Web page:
Butternut squash, gorgonzola and pecan risotto

As a self confessed fussy eater. I am always looking for ways of getting more vegetables (quantity and variety) into my diet whilst still enjoying the food I eat. Risottos for me have been one of the best ways I have found.

Many people mistakenly believe risottos are difficult to cook but in my experience this couldn’t be further from the truth. Believe it or not before I cooked my first risotto I had never eaten one and my boyfriend was reluctant to let me cook him one as they reminded him of rice pudding. Now 12 months or so later risotto has become <!–[if gte mso 9]> <![endif]–> <!–[if gte mso 10]> /* Style Definitions */ table.MsoNormalTable {mso-style-name:”Table Normal”; mso-tstyle-rowband-size:0; mso-tstyle-colband-size:0; mso-style-noshow:yes; mso-style-parent:””; mso-padding-alt:0cm 5.4pt 0cm 5.4pt; mso-para-margin:0cm; mso-para-margin-bottom:.0001pt; mso-pagination:widow-orphan; font-size:10.0pt; font-family:”Times New Roman”; mso-ansi-language:#0400; mso-fareast-language:#0400; mso-bidi-language:#0400;} <![endif]–> a regular feature on our meal plans. Risottos can be cooked all year round. For example in the summer a lemon and rocket risotto can be enjoyable, whilst in the winter a butternut squash risotto is close to my ultimate comfort food.

The first risotto I cooked was a risotto primavera from a recipe in glamour magazine of all places. The end result was a bowl of satisfyingly, cream rice and vegetables with bags of flavour. Risottos are not only simple to make but are incredibly versatile. So long as I have Arborio rice, onion, garlic and stock cubes in my store cupboards (homemade stock in the freezer is good if I have time but by no means essential) I know I can always easily rustle up a deliciously, simple supper from the contents of the fridge or freezer. For convenience I like to have a supply of frozen white wine in the freezer for tossing in to dishes such as risottos. I also usually have bags of roasted butternut squash in chunks (that I have prepared and roasted previously) portioned up in the freezer so that I don’t have to roast a squash just to make a risotto.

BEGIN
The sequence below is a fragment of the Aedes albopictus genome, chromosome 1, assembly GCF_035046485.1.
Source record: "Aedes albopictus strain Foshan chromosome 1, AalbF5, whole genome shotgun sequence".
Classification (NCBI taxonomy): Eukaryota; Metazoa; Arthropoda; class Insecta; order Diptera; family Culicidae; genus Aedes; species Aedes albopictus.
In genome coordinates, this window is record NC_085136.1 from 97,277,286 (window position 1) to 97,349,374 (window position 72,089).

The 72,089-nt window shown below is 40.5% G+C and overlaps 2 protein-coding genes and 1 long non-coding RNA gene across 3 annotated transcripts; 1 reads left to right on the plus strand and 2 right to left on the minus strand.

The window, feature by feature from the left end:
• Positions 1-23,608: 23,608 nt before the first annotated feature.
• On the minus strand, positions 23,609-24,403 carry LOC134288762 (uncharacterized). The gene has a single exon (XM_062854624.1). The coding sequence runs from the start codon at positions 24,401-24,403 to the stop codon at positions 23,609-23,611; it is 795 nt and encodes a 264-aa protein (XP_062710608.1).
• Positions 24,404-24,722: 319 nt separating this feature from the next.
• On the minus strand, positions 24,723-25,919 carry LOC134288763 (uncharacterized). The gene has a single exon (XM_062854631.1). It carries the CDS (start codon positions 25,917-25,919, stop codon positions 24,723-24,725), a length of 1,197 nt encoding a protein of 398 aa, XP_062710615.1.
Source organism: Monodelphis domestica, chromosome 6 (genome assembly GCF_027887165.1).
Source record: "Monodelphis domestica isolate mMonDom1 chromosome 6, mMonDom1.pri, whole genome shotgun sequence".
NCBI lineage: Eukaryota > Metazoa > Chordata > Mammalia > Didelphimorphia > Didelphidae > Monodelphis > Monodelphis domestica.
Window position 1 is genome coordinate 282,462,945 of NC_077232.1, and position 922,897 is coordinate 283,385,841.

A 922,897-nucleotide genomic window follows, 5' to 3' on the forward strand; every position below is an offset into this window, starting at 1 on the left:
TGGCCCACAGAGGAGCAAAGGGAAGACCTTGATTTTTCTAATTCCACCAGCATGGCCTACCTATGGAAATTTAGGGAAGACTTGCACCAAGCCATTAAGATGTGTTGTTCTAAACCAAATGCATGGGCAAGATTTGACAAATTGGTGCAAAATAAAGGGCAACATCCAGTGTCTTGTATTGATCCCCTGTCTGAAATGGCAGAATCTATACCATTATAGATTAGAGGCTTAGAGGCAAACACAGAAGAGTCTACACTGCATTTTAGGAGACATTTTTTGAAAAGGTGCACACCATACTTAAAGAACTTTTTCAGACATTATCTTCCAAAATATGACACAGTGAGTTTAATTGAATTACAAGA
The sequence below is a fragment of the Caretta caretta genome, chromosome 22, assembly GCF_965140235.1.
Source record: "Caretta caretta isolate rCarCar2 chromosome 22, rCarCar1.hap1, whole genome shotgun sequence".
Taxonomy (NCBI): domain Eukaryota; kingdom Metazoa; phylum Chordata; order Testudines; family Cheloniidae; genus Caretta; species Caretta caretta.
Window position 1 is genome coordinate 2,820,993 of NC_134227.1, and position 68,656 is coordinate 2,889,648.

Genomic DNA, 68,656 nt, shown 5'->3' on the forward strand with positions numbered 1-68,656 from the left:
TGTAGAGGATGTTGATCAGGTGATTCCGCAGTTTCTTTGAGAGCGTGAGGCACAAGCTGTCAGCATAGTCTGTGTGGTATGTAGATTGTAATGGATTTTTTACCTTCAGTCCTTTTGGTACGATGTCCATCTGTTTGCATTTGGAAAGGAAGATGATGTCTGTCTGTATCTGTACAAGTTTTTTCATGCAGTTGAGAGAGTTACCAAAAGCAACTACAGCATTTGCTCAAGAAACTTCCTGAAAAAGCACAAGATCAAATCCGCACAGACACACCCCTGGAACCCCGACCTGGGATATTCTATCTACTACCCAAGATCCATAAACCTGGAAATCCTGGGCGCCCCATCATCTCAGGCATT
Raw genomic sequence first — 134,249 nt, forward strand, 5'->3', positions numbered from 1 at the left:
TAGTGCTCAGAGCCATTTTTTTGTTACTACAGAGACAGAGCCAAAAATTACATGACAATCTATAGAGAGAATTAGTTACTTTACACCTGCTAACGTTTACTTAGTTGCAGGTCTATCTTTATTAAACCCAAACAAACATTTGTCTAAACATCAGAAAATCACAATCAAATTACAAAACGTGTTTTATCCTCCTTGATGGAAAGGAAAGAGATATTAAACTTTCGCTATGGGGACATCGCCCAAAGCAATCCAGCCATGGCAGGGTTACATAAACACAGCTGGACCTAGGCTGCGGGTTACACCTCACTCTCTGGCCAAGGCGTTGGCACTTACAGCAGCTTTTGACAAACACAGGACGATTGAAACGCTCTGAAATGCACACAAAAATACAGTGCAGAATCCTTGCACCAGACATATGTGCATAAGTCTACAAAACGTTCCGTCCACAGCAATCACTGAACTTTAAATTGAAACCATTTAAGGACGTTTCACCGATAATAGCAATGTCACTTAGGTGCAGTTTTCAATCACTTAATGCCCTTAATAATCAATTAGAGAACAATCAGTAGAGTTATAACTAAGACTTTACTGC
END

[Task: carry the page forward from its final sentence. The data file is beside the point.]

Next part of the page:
Jamie Oliver has many inspiring and tasty recipes for risottos on his website and in his books. Having mastered his basic risotto recipe and tweaked it a little to suit me, I now keep to this basic recipe and play around with the flavours. Feeling inspired after starting this blog, last night I decided to play around with my basic butternut squash risotto. First I decided to replace the white onion with a red onion and after finding a couple of butternut squash and gorgonzola recipes on the internet (here, here and here) I decided to give it a go. My boyfriend is a huge fan of gorgonzola (and cheese in general!) so not surprisingly there was not much left but not to be deterred I decided that I would try anyway. I followed my basic recipe adding the butternut squash with the last ladle of stock. Once the rice was cooked I removed the pan from the heat and added a few small knobs of butter, approx 8 cubes of gorgonzola around 1cm square and a handful of grated parmesan, covered and allowed them all to melt into the rice for about 5 mins. Inspired by Oprah’s recipe I also decided to top each bowl with a scattering of chopped toasted pecans. The end result was a deliciously creamy risotto, with plenty of flavour and an enjoyable contrast in textures. I am not a big fan of gorgonzola on its own but I decided to try cooking with it as one of my favourite raviolis fillings is walnut and gorgonzola. So don’t be put off if you don’t think you like it. When used as part of a dish in small amounts mingling with other flavours the end result is yummy!





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